Our first step into becoming a fruitful psychic is identifying a technique to use; I personally favor the tarot for its simplicity. In its most abstract form, reading tarot consists of selecting some number of visually attractive symbols randomly from a predetermined set, each of which represents some aspect or concept of human life, and interpreting their collective selection. Simple enough! Now we have to find easy-to-interpret, rapidly deployable symbols that are visually aesthetic and don’t involve signing up for a year-long subscription to stock photos of women eating salad alone while laughing. Where on Earth could we find something like that? 🤔🤷

Emoji it is then; all you have to do now is come up with a decent list of your favorite emojis, large enough so that ever pulling the same combination out is extremely unlikely, and assign some interpretation to it. The looser or broader the interpretation the better! Remember, the idea is to give people the excuse to think about themselves; the more they have the ability to think about what they want to think about, the more help they’ll be able to give themselves. Naturally, I’ve come up with my own totally arbitrary list, which I’ve put up at the end of this entry.

Lastly, give yourself a psychic persona with a nice foreign name that evokes mystery and deeper knowledge. Unfortunately, the only mystery a name like Rodriguez-Gonzalez possesses is the mystery of where the hell all those syllables came from⁠—something European, short, and elegant like Reynaud should do the trick. Give yourself a pointless honorific like Monsieur/Madame or The Great to feign authority, set up a social media account, and “read” away; after that, all you can do is hope you get enough followers so that you can sign a printed tarot card deal and rich people hire you to answer why their lives aren’t better. I can’t predict how your fortune will fare, but I can tell you that Monsieur Reynaud is already in session.

🐉 DragonDesire for control, attachment
🌋VolcanoAbrupt change, release after building up
🌌GalaxySelf as part of a whole, “the big picture”
📯Postal HornAnnouncement, warning, call
🌕MoonIllusion, deception, confusion
🏺 Amphora (Jug)Physical possessions
🎇SparksNew emotion, physical pleasure, sexuality
🎭Drama MasksSelf as social entity, drama
🌠Shooting StarWishes, opportunity, self-actualization
🌄SunriseA change of thinking, rejuvenation
🐋WhaleHardship, longevity
🎠Carousel HorseEntertainment, spiritual emptiness
🐚Spiral ShellSecrets, intuition, rumors
👥ShadowsSociety, surveillance, anxiety, paranoia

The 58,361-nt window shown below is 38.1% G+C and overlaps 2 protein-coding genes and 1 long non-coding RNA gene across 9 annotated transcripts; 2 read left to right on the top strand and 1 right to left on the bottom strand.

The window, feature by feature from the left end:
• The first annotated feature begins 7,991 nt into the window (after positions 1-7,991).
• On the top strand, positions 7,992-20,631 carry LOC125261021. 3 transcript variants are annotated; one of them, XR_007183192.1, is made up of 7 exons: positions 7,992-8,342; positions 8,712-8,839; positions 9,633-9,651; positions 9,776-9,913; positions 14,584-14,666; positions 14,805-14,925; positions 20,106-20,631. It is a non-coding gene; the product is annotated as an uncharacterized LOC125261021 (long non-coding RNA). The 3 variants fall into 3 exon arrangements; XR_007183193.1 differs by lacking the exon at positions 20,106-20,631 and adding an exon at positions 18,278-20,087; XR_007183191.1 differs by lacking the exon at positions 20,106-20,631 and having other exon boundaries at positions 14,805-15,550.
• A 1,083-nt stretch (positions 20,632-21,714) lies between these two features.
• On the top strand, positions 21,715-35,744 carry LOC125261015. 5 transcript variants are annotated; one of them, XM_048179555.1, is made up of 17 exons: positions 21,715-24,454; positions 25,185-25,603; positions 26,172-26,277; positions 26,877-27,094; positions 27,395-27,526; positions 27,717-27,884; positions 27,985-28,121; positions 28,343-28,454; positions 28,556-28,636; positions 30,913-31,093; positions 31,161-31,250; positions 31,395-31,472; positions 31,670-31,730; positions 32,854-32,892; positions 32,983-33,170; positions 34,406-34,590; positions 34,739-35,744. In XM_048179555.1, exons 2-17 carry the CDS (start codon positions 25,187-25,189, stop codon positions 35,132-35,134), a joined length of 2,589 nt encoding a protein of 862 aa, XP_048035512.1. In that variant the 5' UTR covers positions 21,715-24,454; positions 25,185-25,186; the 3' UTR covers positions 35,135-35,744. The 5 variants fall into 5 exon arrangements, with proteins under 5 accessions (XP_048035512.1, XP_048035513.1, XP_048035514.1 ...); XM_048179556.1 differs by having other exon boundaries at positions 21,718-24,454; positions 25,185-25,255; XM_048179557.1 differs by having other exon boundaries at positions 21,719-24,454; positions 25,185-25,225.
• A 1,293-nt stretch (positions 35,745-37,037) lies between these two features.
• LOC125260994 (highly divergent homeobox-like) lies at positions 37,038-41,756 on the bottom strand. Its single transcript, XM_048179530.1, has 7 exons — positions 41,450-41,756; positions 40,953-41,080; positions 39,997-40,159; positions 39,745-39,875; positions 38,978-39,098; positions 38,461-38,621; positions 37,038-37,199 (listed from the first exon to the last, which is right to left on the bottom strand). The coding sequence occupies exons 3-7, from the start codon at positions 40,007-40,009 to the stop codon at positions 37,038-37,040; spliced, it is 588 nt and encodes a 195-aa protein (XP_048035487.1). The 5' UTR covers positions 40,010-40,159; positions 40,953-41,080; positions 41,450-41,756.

👹Oni (Ogre)Aggression, fear
💀SkullDeath, endings
🔮Crystal BallSeeking guidance, the unexplainable
🔱TridentCraftmanship, the application of talents
⚖️ScalesJudgement, justice, evaluation
🌬️BreathNature, health, taking a break
🃏JokerBreaking of norms, exclusion
👁️EyeThe attainment of new information
🕊️DovePeace, reconciliation
🕯️CandleEmotional realization, mental healing
🕸️WebFeeling trapped, planning, a project
🗝️KeyUnderstanding, acquiring new skills
🗡️DaggerViolence, conflict, debate
🎱8-BallRisk, danger, taking a chance
🏛️TempleInstitutions, orthodoxy, group authority
🏝️IslandSimplicity, leaving behind the unnecessary
☀️SunFulfillment, happiness
♟️ PawnEmployment, responsibility
🌪️TornadoDestruction, tearing down boundaries
⛩️Torii (Shrine)Spirituality, mindfulness
🗿Moai (Statue)Mystery, stability, emotional hardness
HourglassPassage of time, deadlines, procrastination
🦄UnicornFantasy, morality, virtuosity
👺Tengu (Goblin)Mischievousness, social disregard
⛓️ChainsBuilding bonds, strength, burdens
🧿Nazar (Talisman)Protection, mindfulness against harm
🧙MageCreativity, solving problems
⚗️AlembicLogic, rationality, analyzing
🧮AbacusWealth, tasks, coordination
🌹RoseBeauty, romance, art
👑CrownIndividual authority, power
🌊WaveThe unconscious becoming conscious
🌩️LightningShock, sudden realization, surprise
🎑Tsukimi (Ceremony)Ritual, self-care
🌱SeedlingGrowth, birth, beginning
SailboatTravel, new things, moving past emotions
🍾 CelebrationPositive self-assessment, enjoyment
🌍WorldYour surroundings, compassion

On Hunting Unicorns

When I was in high school and very much in the crackpot stage of my life, I used to be a big follower of cryptozoology; the study, and attempt to prove the existence of, creatures only described in the folkloric record. (Note that I say “study” here in the same sense that a serial killer might say that “murder is the study of human death” in a schlocky police procedural.) Whenever somebody would ask me why I thought flying deer or unicorns existed, I’d simply ask them to prove me wrong: hOw dO YoU KnOw tHeRe aReN’T AnY? dId yOu lOoK EvErYwHeRe aNd nOt fInD OnE?